Robert G. Brown
rgb at phy.duke.edu
Fri Apr 6 13:27:34 PDT 2001
On Fri, 6 Apr 2001, Greg Lindahl wrote:
> On Fri, Apr 06, 2001 at 10:11:27AM -0400, Josip Loncaric wrote:
> > BTW, we found that about 10% of our IDE hard drives (mostly early
> > Seagate 7200rpm UDMA models) had either too many bad blocks or bad
> > blocks in unacceptable locations (like the swap partition) and had to be
> > replaced. We now use a combination of Seagate and IBM drives, and over
> > the past two years about 20% of them have developed at least some bad
> > blocks that we had to map out using the 'e2fsck -c ...' command.
> How interesting. Centurion I and II have 2 TB of disk (mostly 5400 rpm
> IDE), and we've never had to manually do that.
> BTW you can "mkswap -c" to mark bad blocks in swap. I don't know why
> you'd find a bad block in swap less acceptable than a bad block in the
I think that this is a matter of luck more than anything else. I've had
plenty of bad luck with IDE drives (for a while I thought I was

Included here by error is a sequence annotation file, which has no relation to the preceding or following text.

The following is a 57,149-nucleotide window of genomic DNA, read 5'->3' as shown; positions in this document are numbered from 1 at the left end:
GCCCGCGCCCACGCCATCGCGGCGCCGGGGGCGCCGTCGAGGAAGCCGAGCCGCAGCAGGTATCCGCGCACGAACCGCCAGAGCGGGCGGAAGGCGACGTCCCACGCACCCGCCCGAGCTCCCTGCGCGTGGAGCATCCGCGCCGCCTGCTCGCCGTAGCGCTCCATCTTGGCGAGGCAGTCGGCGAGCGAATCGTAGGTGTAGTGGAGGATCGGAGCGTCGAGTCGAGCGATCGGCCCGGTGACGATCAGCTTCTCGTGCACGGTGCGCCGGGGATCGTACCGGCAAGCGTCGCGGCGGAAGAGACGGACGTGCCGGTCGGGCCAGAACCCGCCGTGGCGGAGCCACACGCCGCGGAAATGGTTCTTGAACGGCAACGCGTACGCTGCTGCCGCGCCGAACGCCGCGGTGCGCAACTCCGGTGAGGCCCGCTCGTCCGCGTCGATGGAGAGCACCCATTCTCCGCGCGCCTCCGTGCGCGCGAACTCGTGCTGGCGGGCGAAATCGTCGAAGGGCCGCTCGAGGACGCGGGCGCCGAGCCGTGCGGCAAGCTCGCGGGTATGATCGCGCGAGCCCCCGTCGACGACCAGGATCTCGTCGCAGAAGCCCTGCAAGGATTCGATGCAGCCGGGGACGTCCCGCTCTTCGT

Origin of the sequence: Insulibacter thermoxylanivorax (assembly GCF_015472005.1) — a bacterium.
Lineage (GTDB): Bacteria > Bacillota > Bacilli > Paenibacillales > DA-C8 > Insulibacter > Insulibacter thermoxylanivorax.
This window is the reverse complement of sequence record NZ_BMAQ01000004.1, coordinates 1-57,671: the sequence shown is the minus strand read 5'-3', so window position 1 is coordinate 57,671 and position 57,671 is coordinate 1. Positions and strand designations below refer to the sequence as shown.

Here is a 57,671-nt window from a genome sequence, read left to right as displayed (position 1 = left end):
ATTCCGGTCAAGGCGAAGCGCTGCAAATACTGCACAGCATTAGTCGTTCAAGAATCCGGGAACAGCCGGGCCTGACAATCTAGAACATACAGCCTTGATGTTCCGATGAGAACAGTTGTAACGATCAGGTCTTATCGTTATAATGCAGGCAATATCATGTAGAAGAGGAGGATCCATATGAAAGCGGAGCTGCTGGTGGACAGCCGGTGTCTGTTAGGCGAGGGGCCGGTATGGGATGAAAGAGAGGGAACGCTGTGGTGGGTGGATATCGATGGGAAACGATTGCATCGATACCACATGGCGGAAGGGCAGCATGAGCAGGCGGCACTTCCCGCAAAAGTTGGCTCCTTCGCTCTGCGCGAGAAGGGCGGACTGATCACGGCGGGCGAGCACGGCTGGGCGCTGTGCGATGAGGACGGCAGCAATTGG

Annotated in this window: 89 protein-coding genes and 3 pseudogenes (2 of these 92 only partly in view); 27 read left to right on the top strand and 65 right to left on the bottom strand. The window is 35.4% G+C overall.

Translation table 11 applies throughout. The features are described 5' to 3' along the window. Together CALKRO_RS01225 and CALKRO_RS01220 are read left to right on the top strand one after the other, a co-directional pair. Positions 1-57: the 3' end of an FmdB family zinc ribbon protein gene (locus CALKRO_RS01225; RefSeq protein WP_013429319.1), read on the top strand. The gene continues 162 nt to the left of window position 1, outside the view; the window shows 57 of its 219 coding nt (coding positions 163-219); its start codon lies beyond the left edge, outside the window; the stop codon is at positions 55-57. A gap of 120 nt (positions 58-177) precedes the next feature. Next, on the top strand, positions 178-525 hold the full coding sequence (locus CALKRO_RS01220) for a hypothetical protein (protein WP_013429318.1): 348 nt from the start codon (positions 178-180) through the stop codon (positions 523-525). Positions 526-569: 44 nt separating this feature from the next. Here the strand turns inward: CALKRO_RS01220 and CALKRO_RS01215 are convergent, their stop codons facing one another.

literally cursed or that the building needed a monopole-sweeping). Of
the 7-8 drives that failed (out of only 20 or so) a number just died but
several not only had bad blocks that needed to be mapped but
continually, gradually, slowly, developed more. I'd run for eight weeks
and have a hard crash and find that more bad blocks had developed. This
went on until I got all the drives finally replaced.
In more recent years, I haven't had this experience, but I suspect that
it is strongly related to "lemon"-type distributions of bad hardware.
Robert G. Brown http://www.phy.duke.edu/~rgb/
Duke University Dept. of Physics, Box 90305
Durham, N.C. 27708-0305
Phone: 1-919-660-2567 Fax: 919-660-2525 email:rgb at phy.duke.edu
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